I went out today to my new fieldsite. It’s a farm just 20 minutes from here and pretty idyllic, perched in the hills above the sea and surrounded by state forest. While I was walking about the farm and getting my bearings I went along a ridge-line and along a path among some trees. I was looking across to the forest where I expected the local wild dogs were resting up when I suddenly found myself in mid-air, looking down between my hanging feet at a shiny, scaly body, uncoiling and making an s-bend beneath me. I spread my legs as far as I could on my way down and thankfully landed my feed either side of the blue and yellow snake who was by that time making off from between my legs and into some scrub beside the trail. It was a harmless tree snake, but boy was my heart racing!
I’m always fascinated by my encounters with snakes. Usually I see them when I’m bike riding but sometimes when I’m walking and occasionally when I’m swimming. They always get a reaction from me – whether a sideways jump, involuntary expletive, heart kicker or all of the above – and after the encounter is done I always feel very smug. This is because my reactions conform to a theory.
In 1971 a guy called Martin Seligman came up with what he called ‘Preparedness Theory.’ He noted with interest that humans develop fears of biologically relevant stimuli, such as spiders and snakes, more readily than we develop fears of things which might be far more dangerous in the modern world (such as overloaded power outlets). This, he argued, is because we’re biologically prepared to fear the biologically relevant dangers. The ancestral humans who didn’t readily fear snakes didn’t do so well in terms of survival and reproduction while our ancestors who did, ended up with fear-ready descendants such as us. I did a lit review of all this in my honours thesis and I find preparedness theory pretty convincing. I’ve even gone so far to suggest that there are templates for fear-relevant stimuli grown in a primitive corner of our brains called the thalamus. This little kidney-bean of a brain-part waits for a real-life encounter with a biologically relevant danger. When the owner of the brain encounters a snake, the thalamus short-circuits consciousness and sends a message straight to the amygdala which initiates a fear response, such as increase heart-rate, jump, swear, void bowels.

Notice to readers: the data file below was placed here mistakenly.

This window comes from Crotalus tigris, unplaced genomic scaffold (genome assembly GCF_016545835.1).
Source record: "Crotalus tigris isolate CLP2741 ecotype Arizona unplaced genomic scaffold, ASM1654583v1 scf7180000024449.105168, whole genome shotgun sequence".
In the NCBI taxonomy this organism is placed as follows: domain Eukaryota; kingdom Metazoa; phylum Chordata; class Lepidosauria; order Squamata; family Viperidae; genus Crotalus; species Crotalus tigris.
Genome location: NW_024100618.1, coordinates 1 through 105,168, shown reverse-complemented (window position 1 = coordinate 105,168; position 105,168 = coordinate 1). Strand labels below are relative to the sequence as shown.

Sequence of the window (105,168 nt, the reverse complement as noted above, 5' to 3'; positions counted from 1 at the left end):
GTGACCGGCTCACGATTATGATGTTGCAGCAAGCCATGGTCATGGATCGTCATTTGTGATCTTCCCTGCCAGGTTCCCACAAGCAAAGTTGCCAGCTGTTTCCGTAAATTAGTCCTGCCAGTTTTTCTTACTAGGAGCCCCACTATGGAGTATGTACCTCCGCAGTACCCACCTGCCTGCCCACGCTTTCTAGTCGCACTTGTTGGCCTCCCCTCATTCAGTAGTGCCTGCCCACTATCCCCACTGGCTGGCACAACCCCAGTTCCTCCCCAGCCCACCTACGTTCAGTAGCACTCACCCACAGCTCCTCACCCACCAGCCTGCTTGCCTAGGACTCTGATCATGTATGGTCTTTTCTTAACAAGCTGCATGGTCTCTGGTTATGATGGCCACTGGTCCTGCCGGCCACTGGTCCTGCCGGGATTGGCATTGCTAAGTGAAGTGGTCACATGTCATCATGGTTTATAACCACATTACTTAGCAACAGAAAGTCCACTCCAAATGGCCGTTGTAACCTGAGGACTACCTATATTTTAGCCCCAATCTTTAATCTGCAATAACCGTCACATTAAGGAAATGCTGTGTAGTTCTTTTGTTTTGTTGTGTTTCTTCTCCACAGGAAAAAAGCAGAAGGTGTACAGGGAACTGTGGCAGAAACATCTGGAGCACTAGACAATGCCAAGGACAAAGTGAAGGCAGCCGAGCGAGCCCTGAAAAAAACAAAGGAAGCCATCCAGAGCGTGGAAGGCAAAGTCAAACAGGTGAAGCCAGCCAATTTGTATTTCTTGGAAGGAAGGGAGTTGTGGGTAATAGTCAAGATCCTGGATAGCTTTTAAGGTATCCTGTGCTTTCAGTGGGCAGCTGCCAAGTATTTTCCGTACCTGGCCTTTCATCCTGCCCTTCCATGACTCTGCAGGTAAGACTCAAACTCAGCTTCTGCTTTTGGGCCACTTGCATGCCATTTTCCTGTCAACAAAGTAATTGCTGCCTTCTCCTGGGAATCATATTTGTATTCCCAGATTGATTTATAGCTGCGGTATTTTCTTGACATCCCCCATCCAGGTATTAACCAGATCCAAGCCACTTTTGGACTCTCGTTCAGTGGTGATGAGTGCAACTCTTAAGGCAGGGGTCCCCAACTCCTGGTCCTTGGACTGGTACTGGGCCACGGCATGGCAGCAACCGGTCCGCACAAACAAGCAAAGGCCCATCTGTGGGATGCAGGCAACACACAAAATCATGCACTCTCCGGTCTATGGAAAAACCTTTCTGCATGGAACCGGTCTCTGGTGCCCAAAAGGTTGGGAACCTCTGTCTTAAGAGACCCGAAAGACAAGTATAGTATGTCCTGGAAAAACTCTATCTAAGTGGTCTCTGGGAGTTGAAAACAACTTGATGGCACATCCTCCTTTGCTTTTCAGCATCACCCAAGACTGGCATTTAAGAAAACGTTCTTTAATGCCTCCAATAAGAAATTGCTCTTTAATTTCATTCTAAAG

This is what we might call human wisdom in evolutionary terms. It’s an adaptive skillset that we don’t even need to learn. We might build on it (or reduce it) with real-life encounters with fear-relevant stimuli but in terms of adaptiveness we come with a snake response-package right off the shelf and ready to run. This is what I reflected on after my encounter. I was airborne before I was even conscious of the snake beneath my feet and in that eternity that I was in the air, I took stock of what was happening and even recognised the species of snake. But my heart wasn’t listening to my conscious brain, it was only taking orders from my amygdala and was racing by that time. It underlines the pre-conscious nature of the fear response in humans and how much it is primed to respond to snakes. So is it any wonder that snakes represent wisdom in so many cultures? They trigger something deep in the human psyche; something primal. They know how to get into our heads and bodies.
Have you ever encountered a snake? Did you respond according to the theory or did you carry on without even a quickened heartbeat?